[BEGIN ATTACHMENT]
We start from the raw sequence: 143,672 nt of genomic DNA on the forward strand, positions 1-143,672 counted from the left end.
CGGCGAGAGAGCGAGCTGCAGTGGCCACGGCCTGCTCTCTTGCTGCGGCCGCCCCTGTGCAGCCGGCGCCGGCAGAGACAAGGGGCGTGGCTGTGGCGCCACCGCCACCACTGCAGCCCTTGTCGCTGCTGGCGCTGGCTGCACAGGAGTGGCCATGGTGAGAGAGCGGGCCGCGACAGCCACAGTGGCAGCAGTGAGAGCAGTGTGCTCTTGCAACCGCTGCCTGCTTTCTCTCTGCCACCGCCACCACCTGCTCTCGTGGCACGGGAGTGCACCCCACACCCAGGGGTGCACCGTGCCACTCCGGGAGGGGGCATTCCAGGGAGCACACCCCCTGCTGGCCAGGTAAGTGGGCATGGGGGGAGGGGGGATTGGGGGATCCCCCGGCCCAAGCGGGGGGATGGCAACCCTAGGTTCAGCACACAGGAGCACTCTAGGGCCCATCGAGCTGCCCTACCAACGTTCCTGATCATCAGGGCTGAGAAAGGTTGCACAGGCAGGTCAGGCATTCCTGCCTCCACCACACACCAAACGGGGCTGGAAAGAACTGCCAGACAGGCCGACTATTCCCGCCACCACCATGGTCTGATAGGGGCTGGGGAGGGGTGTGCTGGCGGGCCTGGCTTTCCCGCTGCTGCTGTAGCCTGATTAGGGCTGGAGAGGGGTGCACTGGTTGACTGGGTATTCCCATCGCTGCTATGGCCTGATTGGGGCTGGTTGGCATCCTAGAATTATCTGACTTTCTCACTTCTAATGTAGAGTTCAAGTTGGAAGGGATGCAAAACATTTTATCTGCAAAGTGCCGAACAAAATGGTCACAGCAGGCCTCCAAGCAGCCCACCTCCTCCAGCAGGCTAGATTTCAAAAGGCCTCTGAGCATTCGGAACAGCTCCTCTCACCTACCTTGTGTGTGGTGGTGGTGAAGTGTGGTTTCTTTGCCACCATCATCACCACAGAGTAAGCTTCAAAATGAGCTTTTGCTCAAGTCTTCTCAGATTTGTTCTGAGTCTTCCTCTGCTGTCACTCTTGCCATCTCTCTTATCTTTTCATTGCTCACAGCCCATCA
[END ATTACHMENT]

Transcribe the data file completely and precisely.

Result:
We start from the raw sequence: 143,672 nt of genomic DNA on the forward strand, positions 1-143,672 counted from the left end.
CGGCGAGAGAGCGAGCTGCAGTGGCCACGGCCTGCTCTCTTGCTGCGGCCGCCCCTGTGCAGCCGGCGCCGGCAGAGACAAGGGGCGTGGCTGTGGCGCCACCGCCACCACTGCAGCCCTTGTCGCTGCTGGCGCTGGCTGCACAGGAGTGGCCATGGTGAGAGAGCGGGCCGCGACAGCCACAGTGGCAGCAGTGAGAGCAGTGTGCTCTTGCAACCGCTGCCTGCTTTCTCTCTGCCACCGCCACCACCTGCTCTCGTGGCACGGGAGTGCACCCCACACCCAGGGGTGCACCGTGCCACTCCGGGAGGGGGCATTCCAGGGAGCACACCCCCTGCTGGCCAGGTAAGTGGGCATGGGGGGAGGGGGGATTGGGGGATCCCCCGGCCCAAGCGGGGGGATGGCAACCCTAGGTTCAGCACACAGGAGCACTCTAGGGCCCATCGAGCTGCCCTACCAACGTTCCTGATCATCAGGGCTGAGAAAGGTTGCACAGGCAGGTCAGGCATTCCTGCCTCCACCACACACCAAACGGGGCTGGAAAGAACTGCCAGACAGGCCGACTATTCCCGCCACCACCATGGTCTGATAGGGGCTGGGGAGGGGTGTGCTGGCGGGCCTGGCTTTCCCGCTGCTGCTGTAGCCTGATTAGGGCTGGAGAGGGGTGCACTGGTTGACTGGGTATTCCCATCGCTGCTATGGCCTGATTGGGGCTGGTTGGCATCCTAGAATTATCTGACTTTCTCACTTCTAATGTAGAGTTCAAGTTGGAAGGGATGCAAAACATTTTATCTGCAAAGTGCCGAACAAAATGGTCACAGCAGGCCTCCAAGCAGCCCACCTCCTCCAGCAGGCTAGATTTCAAAAGGCCTCTGAGCATTCGGAACAGCTCCTCTCACCTACCTTGTGTGTGGTGGTGGTGAAGTGTGGTTTCTTTGCCACCATCATCACCACAGAGTAAGCTTCAAAATGAGCTTTTGCTCAAGTCTTCTCAGATTTGTTCTGAGTCTTCCTCTGCTGTCACTCTTGCCATCTCTCTTATCTTTTCATTGCTCACAGCCCATCA